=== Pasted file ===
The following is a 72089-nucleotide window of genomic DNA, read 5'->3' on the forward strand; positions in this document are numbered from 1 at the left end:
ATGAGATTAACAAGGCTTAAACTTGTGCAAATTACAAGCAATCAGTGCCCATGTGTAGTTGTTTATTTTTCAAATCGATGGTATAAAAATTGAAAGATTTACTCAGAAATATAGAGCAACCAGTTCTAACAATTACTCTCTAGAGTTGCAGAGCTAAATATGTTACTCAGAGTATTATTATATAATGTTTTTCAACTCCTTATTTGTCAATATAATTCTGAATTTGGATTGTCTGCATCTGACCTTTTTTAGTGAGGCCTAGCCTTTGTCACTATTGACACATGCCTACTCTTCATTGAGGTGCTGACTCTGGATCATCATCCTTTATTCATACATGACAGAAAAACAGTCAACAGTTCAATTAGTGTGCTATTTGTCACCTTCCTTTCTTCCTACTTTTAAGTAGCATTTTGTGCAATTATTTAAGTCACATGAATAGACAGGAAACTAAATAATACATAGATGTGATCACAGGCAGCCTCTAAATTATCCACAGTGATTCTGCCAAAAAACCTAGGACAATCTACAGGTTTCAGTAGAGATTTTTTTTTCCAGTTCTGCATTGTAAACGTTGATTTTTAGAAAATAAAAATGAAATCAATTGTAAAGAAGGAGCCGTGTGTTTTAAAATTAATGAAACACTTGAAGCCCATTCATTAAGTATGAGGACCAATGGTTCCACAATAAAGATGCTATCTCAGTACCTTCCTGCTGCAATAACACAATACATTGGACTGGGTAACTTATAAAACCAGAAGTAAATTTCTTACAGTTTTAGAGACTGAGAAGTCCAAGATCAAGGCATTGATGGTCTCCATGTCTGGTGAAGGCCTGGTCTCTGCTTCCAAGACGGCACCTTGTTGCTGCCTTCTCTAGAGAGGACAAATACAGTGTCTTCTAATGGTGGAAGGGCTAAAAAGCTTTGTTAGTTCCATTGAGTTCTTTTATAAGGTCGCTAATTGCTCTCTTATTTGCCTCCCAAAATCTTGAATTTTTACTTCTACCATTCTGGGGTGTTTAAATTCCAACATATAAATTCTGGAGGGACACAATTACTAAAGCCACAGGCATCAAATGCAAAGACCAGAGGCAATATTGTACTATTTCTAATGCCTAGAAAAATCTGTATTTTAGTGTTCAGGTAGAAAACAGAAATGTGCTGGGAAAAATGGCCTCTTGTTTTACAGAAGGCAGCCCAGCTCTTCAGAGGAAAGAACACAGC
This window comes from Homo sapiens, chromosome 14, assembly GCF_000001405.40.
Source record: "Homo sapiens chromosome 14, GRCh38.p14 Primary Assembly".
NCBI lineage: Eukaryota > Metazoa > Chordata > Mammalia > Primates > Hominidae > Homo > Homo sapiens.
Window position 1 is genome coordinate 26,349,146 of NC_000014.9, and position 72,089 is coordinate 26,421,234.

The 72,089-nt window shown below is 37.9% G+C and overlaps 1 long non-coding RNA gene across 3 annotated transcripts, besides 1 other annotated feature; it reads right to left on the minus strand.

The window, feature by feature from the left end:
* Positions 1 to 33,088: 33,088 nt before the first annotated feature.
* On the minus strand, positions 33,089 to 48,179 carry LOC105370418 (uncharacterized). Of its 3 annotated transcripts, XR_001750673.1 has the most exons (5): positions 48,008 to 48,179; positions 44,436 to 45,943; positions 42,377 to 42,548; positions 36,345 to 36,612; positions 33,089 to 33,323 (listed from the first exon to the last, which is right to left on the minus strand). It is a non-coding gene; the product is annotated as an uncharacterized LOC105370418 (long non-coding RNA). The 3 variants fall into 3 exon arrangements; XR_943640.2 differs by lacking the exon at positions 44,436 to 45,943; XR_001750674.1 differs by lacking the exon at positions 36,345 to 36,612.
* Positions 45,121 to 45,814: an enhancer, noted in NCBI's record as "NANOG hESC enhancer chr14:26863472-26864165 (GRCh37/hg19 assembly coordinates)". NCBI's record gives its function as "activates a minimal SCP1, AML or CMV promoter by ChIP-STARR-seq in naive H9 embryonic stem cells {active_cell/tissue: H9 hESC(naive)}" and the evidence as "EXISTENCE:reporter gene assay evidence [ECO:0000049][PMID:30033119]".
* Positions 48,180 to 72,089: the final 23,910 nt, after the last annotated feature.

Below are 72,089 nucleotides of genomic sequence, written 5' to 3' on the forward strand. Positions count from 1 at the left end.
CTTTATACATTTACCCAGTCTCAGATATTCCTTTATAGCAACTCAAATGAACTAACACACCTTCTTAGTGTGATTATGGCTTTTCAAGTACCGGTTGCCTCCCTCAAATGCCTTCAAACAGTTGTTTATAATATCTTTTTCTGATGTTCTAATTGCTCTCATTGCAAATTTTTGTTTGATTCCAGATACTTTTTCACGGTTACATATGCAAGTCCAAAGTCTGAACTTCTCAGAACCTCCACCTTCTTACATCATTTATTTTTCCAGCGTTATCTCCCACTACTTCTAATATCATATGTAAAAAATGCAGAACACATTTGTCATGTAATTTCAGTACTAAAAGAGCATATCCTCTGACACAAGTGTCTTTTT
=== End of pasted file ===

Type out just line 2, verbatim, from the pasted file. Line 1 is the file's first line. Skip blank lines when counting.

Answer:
ATGAGATTAACAAGGCTTAAACTTGTGCAAATTACAAGCAATCAGTGCCCATGTGTAGTTGTTTATTTTTCAAATCGATGGTATAAAAATTGAAAGATTTACTCAGAAATATAGAGCAACCAGTTCTAACAATTACTCTCTAGAGTTGCAGAGCTAAATATGTTACTCAGAGTATTATTATATAATGTTTTTCAACTCCTTATTTGTCAATATAATTCTGAATTTGGATTGTCTGCATCTGACCTTTTTTAGTGAGGCCTAGCCTTTGTCACTATTGACACATGCCTACTCTTCATTGAGGTGCTGACTCTGGATCATCATCCTTTATTCATACATGACAGAAAAACAGTCAACAGTTCAATTAGTGTGCTATTTGTCACCTTCCTTTCTTCCTACTTTTAAGTAGCATTTTGTGCAATTATTTAAGTCACATGAATAGACAGGAAACTAAATAATACATAGATGTGATCACAGGCAGCCTCTAAATTATCCACAGTGATTCTGCCAAAAAACCTAGGACAATCTACAGGTTTCAGTAGAGATTTTTTTTTCCAGTTCTGCATTGTAAACGTTGATTTTTAGAAAATAAAAATGAAATCAATTGTAAAGAAGGAGCCGTGTGTTTTAAAATTAATGAAACACTTGAAGCCCATTCATTAAGTATGAGGACCAATGGTTCCACAATAAAGATGCTATCTCAGTACCTTCCTGCTGCAATAACACAATACATTGGACTGGGTAACTTATAAAACCAGAAGTAAATTTCTTACAGTTTTAGAGACTGAGAAGTCCAAGATCAAGGCATTGATGGTCTCCATGTCTGGTGAAGGCCTGGTCTCTGCTTCCAAGACGGCACCTTGTTGCTGCCTTCTCTAGAGAGGACAAATACAGTGTCTTCTAATGGTGGAAGGGCTAAAAAGCTTTGTTAGTTCCATTGAGTTCTTTTATAAGGTCGCTAATTGCTCTCTTATTTGCCTCCCAAAATCTTGAATTTTTACTTCTACCATTCTGGGGTGTTTAAATTCCAACATATAAATTCTGGAGGGACACAATTACTAAAGCCACAGGCATCAAATGCAAAGACCAGAGGCAATATTGTACTATTTCTAATGCCTAGAAAAATCTGTATTTTAGTGTTCAGGTAGAAAACAGAAATGTGCTGGGAAAAATGGCCTCTTGTTTTACAGAAGGCAGCCCAGCTCTTCAGAGGAAAGAACACAGC